There is no bureaucratic and political will to promote UN peacekeeping in Nepal
Unlike during the Cold War, today the United Nations Peacekeeping Operations (UNPKO) are multidimensional, with peacekeepers having dynamic responsibilities ranging from maintenance of peace and security to providing humanitarian assistance, human rights protection, protection of civilians, to administrative functions to carrying out development works in conflict areas. Along with the growing complexity of operations, mission partners have also grown diverse.
There is a similarly ‘hybrid mission’ in Darfur (UNAMID), where peacekeepers have to work alongside regional organizations like the African Union, and in the ‘offensive mandated mission’ (MONUSCO) in Congo, where the Intervention Brigade has the mandate to go on the offensive against hostile elements. In such a context, maintaining competency of their troops is a critical challenge for every Troop Contributing Country (TCC).
Nepal has been a reliable UN peacekeeping partner for a long time. For this the credit must go to the Nepal Army. Our legacy goes back to 1958 when five Nepali military observers were deployed in United Nations Observer Group in Lebanon (UNOGIL). Since then Nepal’s contribution to peacekeeping has never receded, resulting in around 115,000 troops serving in 42 missions around the globe.
Currently, from the deserts of Iraq to the forests of Congo, from snow-capped mountains of Golan Heights to insurgency-ridden Somalia and Mali, there are altogether 4,465 Nepali Army peacekeepers serving in 16 different missions, including 121 female soldiers. Similarly, Nepal Police (NP) and Armed Police Force (APF) also have credible presence abroad. As a result, Nepal is the sixth largest TCC in the world.
Indeed, along with institutional and individual benefits, the troop contribution is also serving our national interest and foreign policy, which is guided by the principle of ‘abiding faith in United Nations’ and ‘non-alignment’. Nepal has thus succeeded in building a convincing image in United Nations Organizations.
But despite these successes, Nepal’s days ahead in UN peacekeeping won’t be easy. In a changing geopolitical scenario, more potential contributors are emerging. They are not only forging new space for themselves in peacekeeping but also endangering the contribution of countries like Nepal whose political class is not interested in the venture.
In 2000 Nepal was the fourth largest troop contributor to UN peacekeeping, after Pakistan, India and Bangladesh. But now we come sixth, with Ethiopia and Rwanda having surpassed us. Similarly, China, Indonesia, Ghana, Senegal, Brazil and Malaysia are entering the field with great determination.
‘Professionally our soldiers are more competent compared to other forces in the world, but when it comes to logistics, especially technology and equipment, we lag behind,’ says a Nepali defense analyst. The United Nations Interim Force in Lebanon (UNIFIL) is an example of Nepali peacekeepers competing against their European counterparts like Spanish, Italian and French, who are much more logistically sophisticated and high-tech.
‘As we don’t have substantial presence at decision-making levels, UN Headquarters and field missions for example, our voices remain weak,’ is another lament of participating Nepali peacekeepers. At present only one Nepal Army officer at UN Headquarters in New York takes care of all the peacekeeping issues related to NA, NP and APF.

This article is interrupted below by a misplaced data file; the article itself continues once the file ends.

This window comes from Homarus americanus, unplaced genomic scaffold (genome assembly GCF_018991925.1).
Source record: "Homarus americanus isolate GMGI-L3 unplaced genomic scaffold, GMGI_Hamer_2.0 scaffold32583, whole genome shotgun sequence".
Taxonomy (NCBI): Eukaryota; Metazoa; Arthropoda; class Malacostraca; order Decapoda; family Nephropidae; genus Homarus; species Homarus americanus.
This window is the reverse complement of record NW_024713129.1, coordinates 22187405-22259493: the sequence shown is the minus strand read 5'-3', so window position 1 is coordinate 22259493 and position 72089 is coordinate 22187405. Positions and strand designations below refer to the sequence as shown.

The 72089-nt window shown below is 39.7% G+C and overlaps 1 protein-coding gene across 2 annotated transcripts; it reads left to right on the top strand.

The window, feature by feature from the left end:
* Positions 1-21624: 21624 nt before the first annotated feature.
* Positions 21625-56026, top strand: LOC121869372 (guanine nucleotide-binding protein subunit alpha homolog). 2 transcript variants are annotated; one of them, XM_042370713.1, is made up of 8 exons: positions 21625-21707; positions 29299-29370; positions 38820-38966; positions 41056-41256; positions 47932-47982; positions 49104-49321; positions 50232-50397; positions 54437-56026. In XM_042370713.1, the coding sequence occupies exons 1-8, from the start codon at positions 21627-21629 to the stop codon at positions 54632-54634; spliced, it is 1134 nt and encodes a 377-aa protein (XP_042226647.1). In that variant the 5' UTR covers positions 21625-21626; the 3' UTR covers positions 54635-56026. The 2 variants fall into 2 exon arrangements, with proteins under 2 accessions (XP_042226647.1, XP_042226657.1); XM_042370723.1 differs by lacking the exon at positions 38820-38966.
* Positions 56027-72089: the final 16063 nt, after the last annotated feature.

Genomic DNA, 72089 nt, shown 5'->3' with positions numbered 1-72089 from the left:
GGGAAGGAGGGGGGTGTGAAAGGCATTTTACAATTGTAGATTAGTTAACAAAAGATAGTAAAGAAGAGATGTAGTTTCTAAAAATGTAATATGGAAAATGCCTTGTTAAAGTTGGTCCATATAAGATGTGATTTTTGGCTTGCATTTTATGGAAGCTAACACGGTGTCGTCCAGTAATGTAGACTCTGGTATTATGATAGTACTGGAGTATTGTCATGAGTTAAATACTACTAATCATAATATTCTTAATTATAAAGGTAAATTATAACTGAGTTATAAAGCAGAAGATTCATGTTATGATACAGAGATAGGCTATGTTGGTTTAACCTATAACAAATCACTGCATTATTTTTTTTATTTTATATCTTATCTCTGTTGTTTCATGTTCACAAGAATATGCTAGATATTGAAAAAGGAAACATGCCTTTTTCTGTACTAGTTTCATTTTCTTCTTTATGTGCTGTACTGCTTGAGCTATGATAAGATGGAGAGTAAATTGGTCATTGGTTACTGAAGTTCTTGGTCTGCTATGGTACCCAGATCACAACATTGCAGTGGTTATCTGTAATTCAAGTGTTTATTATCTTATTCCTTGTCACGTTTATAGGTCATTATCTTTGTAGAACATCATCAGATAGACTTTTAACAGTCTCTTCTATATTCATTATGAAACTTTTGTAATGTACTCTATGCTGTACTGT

The situation is not much better inside Nepal. There is next to no bureaucratic and political will to promote Nepal’s peacekeeping efforts, without which the objectives of modern peacekeeping are not attainable.
First and foremost, UN peacekeeping has to be subsumed within our national interests. Without such political priority, there can be no meaningful change. We have a lot to learn from Bangladesh, Malaysia and Indonesia.
Bangladesh started participating in UN peacekeeping in 1988 and is now the third largest TCC. This has happened largely because UN peacekeeping is among her core political interests. Similarly, Malaysia has ‘UN peacekeeping participation’ as an important ingredient of its foreign policy and Indonesia has constitutionally recognized the venture as a national obligation.
Second, there should be an integrated national mechanism where the related officials of ministries of Foreign Affairs, Defense, Home Affairs, Finance, as well as National Planning Commission, are under a single roof and working together. That will ensure optimal use of time and resources.
Third, to produce dynamic peacekeepers, the Birendra Peace Operations Training Center (BPOTC) should be developed into ‘national training institute for peacekeepers’ where troops of all three organizations (NA, NP and APF) can be trained together. After all, in modern peacekeeping, the jobs of ‘polices’ and ‘militaries’ are similar; and the trainings can always be adjusted as per the unique requirements of each of these agencies. Or the BPOTC can be developed into a ‘Regional Academic Institute for UN Peacekeeping’, like Ghana’s ‘Kofi Annan International Peacekeeping Training Centre (KAIPTC)’ where post-graduate students, civil servants, diplomats and security personals pursue their academic studies.
Lastly, ‘peacekeeping is not a soldier’s job but only a soldier can do it’ and Nepali soldiers are undoubtedly among the most reliable peacekeepers. Hence her participation is welcomed not only by the United Nations but also by host nations mired in conflict. But we need to be well prepared. If we don’t adapt to the changing peacekeeping landscape soon, our contribution to UN peacekeeping might keep falling.
The author is currently serving in United Nations Interim Force in Lebanon (UNIFIL)